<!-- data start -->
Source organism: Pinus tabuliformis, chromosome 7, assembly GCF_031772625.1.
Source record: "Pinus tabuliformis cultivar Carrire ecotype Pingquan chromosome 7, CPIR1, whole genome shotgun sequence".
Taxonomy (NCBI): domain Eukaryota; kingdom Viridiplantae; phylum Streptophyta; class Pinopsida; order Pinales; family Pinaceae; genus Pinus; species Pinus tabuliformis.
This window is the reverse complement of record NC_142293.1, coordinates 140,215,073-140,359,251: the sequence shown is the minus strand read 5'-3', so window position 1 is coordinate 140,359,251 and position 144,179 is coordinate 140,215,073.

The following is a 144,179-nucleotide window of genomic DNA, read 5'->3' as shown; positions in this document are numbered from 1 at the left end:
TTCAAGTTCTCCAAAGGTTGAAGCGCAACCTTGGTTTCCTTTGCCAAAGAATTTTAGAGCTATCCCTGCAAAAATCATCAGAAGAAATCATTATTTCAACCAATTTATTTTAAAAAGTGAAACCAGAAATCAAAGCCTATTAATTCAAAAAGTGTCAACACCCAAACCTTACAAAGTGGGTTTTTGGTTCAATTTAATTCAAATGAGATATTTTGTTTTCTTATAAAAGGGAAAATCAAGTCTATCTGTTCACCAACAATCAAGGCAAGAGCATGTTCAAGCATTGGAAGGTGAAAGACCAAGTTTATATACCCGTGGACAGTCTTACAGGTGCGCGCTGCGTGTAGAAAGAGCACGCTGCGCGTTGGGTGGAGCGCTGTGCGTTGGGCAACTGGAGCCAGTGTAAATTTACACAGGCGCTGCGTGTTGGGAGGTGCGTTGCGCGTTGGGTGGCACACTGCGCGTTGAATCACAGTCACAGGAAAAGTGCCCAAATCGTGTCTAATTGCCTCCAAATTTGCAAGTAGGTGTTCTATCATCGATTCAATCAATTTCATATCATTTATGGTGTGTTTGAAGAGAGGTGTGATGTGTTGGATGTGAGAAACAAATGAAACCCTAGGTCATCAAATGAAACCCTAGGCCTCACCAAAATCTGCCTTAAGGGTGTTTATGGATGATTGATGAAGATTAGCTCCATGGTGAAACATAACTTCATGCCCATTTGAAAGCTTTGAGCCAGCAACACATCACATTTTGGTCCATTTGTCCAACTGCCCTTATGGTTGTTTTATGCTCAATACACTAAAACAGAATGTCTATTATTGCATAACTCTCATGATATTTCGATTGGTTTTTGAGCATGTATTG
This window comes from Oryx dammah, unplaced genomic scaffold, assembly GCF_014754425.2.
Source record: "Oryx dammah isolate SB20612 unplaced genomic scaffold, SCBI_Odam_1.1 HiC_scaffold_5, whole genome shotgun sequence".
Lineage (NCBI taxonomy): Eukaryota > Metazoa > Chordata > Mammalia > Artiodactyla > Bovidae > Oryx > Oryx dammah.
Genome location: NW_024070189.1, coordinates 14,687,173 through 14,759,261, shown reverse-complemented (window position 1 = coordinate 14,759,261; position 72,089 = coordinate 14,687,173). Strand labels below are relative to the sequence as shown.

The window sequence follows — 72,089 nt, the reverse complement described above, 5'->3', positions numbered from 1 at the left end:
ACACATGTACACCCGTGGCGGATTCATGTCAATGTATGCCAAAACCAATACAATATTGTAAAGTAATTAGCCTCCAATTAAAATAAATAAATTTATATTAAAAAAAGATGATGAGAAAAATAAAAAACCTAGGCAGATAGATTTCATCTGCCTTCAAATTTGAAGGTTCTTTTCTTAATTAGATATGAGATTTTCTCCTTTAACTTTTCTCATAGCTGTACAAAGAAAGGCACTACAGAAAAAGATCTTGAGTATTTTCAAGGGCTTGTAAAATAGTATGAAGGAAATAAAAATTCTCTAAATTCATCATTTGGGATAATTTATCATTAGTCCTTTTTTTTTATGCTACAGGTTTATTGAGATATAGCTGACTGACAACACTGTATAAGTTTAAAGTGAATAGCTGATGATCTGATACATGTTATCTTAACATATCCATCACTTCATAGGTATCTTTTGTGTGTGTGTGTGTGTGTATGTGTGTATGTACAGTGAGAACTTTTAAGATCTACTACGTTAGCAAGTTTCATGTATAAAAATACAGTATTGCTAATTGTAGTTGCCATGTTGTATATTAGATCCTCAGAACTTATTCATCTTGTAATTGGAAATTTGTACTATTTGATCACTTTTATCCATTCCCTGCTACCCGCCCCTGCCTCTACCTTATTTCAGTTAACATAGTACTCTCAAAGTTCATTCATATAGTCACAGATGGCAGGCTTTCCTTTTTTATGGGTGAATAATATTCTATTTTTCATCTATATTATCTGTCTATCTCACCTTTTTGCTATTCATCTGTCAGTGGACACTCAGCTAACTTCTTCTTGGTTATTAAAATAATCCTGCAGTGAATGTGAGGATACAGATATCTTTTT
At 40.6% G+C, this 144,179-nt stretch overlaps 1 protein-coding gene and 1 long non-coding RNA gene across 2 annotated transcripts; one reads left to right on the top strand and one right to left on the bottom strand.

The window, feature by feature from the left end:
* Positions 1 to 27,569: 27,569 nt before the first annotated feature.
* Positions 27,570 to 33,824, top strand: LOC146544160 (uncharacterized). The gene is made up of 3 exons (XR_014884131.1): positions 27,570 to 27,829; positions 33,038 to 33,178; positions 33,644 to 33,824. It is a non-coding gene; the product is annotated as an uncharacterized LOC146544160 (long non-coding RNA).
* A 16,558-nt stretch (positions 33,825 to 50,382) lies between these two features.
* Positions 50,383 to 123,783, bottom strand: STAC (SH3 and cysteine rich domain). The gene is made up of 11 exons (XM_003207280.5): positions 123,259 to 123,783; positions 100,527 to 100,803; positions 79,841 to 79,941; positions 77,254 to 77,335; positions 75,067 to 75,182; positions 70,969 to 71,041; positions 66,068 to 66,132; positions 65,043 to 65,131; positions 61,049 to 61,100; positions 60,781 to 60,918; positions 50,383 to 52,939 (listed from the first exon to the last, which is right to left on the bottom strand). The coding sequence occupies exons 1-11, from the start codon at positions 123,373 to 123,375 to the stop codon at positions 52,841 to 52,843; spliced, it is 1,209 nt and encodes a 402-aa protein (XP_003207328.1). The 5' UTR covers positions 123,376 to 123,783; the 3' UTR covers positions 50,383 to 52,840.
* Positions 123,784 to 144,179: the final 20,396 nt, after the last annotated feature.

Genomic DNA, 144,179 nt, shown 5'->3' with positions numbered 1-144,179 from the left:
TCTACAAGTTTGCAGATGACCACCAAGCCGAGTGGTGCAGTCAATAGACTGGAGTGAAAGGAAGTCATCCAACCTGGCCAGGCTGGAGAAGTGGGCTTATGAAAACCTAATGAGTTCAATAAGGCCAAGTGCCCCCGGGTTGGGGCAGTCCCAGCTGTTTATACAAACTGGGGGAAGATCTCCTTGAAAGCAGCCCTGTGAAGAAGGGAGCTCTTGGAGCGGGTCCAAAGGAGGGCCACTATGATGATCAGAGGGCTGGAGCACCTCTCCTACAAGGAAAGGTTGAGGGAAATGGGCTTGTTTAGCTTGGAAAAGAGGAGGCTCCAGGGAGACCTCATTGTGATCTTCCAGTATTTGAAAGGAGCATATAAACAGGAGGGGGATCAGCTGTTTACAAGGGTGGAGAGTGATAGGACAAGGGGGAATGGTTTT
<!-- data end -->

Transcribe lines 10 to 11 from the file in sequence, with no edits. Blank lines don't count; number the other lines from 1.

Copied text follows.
Genome location: NW_024070189.1, coordinates 14,687,173 through 14,759,261, shown reverse-complemented (window position 1 = coordinate 14,759,261; position 72,089 = coordinate 14,687,173). Strand labels below are relative to the sequence as shown.

The window sequence follows — 72,089 nt, the reverse complement described above, 5'->3', positions numbered from 1 at the left end: